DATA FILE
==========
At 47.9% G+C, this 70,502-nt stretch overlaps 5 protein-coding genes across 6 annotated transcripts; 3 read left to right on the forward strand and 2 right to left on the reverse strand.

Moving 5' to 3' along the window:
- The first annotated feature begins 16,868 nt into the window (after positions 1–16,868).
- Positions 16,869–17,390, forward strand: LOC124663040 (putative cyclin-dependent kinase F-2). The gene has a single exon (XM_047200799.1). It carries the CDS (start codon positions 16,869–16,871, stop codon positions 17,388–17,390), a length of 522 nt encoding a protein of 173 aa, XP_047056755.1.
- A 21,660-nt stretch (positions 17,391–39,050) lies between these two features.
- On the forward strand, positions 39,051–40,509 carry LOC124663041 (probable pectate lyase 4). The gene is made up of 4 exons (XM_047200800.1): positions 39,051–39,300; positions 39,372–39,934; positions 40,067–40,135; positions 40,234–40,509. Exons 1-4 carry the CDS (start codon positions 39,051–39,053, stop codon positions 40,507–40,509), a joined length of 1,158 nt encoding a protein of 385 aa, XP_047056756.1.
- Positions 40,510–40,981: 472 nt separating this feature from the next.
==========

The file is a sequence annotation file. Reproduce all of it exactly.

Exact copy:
At 47.9% G+C, this 70,502-nt stretch overlaps 5 protein-coding genes across 6 annotated transcripts; 3 read left to right on the forward strand and 2 right to left on the reverse strand.

Moving 5' to 3' along the window:
- The first annotated feature begins 16,868 nt into the window (after positions 1–16,868).
- Positions 16,869–17,390, forward strand: LOC124663040 (putative cyclin-dependent kinase F-2). The gene has a single exon (XM_047200799.1). It carries the CDS (start codon positions 16,869–16,871, stop codon positions 17,388–17,390), a length of 522 nt encoding a protein of 173 aa, XP_047056755.1.
- A 21,660-nt stretch (positions 17,391–39,050) lies between these two features.
- On the forward strand, positions 39,051–40,509 carry LOC124663041 (probable pectate lyase 4). The gene is made up of 4 exons (XM_047200800.1): positions 39,051–39,300; positions 39,372–39,934; positions 40,067–40,135; positions 40,234–40,509. Exons 1-4 carry the CDS (start codon positions 39,051–39,053, stop codon positions 40,507–40,509), a joined length of 1,158 nt encoding a protein of 385 aa, XP_047056756.1.
- Positions 40,510–40,981: 472 nt separating this feature from the next.